• 😆😆😆😆
  • Yes, it's dead, but why, then do you keep pushing forum discussions about it?
    Allow me to answer for you: because many of us 1) still use it; and 2) want to keep pressure up on MS to make good on its amazing promise in the next generation.
  • W10M doesn't support the features PWAs use to be app-like.
  • They will and can run on Windows 10 Mobile
  • Higher order functions (e.g. notification support) will never come to W10M.  However, the backend work makes the web apps work really well with W10M (I replaced both Twitter and Flipboard apps with the sites).  Service Workers are already integrated into Edge on W10M (Fast Ring, check about:flags), so some capabilities may be possible.
  • Andromeda mobile will certainly see PWA besides Windows store apps and web apps.
  • Would have been good to have heard something about WebAssembly.
  • Edge already support WebAssembly. 
  • my point is that you can't create PWA's from C# that hook into WebAssembly today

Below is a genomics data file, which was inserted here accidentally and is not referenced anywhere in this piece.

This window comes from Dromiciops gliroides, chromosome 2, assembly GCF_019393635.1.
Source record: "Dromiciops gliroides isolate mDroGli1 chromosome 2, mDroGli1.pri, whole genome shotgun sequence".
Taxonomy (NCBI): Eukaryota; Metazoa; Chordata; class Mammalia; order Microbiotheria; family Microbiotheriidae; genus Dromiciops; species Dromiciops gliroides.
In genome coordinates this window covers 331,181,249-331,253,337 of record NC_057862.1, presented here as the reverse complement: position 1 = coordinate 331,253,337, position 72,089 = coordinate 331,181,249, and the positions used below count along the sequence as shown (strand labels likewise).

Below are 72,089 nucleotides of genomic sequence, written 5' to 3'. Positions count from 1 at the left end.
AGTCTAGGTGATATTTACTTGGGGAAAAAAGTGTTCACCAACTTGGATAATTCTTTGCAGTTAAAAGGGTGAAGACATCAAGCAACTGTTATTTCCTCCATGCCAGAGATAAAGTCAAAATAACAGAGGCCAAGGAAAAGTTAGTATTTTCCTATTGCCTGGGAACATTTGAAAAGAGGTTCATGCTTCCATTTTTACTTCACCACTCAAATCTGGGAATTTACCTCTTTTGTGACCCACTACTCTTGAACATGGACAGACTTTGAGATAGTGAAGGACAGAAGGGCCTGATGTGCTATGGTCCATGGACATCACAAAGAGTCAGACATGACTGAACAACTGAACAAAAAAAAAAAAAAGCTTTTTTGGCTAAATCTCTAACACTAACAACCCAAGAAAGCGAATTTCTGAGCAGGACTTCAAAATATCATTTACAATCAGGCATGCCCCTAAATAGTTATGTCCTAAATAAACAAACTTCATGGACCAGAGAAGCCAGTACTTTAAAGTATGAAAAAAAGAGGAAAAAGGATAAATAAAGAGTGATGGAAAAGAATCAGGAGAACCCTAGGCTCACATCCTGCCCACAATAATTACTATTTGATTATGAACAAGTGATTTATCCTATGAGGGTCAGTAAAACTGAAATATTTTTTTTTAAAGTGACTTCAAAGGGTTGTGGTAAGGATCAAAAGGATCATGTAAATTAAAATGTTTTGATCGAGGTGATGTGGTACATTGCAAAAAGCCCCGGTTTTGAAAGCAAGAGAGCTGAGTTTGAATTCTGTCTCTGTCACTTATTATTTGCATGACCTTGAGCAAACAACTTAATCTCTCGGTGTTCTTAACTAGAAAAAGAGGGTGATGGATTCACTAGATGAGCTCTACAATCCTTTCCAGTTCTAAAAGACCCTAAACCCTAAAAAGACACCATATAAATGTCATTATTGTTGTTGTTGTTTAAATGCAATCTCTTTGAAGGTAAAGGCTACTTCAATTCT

• To me, this feels like it's just the beginning of what MSFT has got to offer...
  • PWA will the highlight of BUILD 2018.
  • Same Ol' Song and Dance.
  • And videos of these?
  • App gap solved. Deploy the surface phone. 
  • Lol.. Woah, not so fast... It's a start towards a better experience, and definitely exciting thinking about this for a Surface device experience...
    But, it will be a long time before I can use PWA's for:
    The Mercedes Benz app.
    Tons of smarthome applications.
    Apps like the Akai music MPC production app.
    Apps like the Vance & Hines FP3 Big Twin tuner app for my Harley.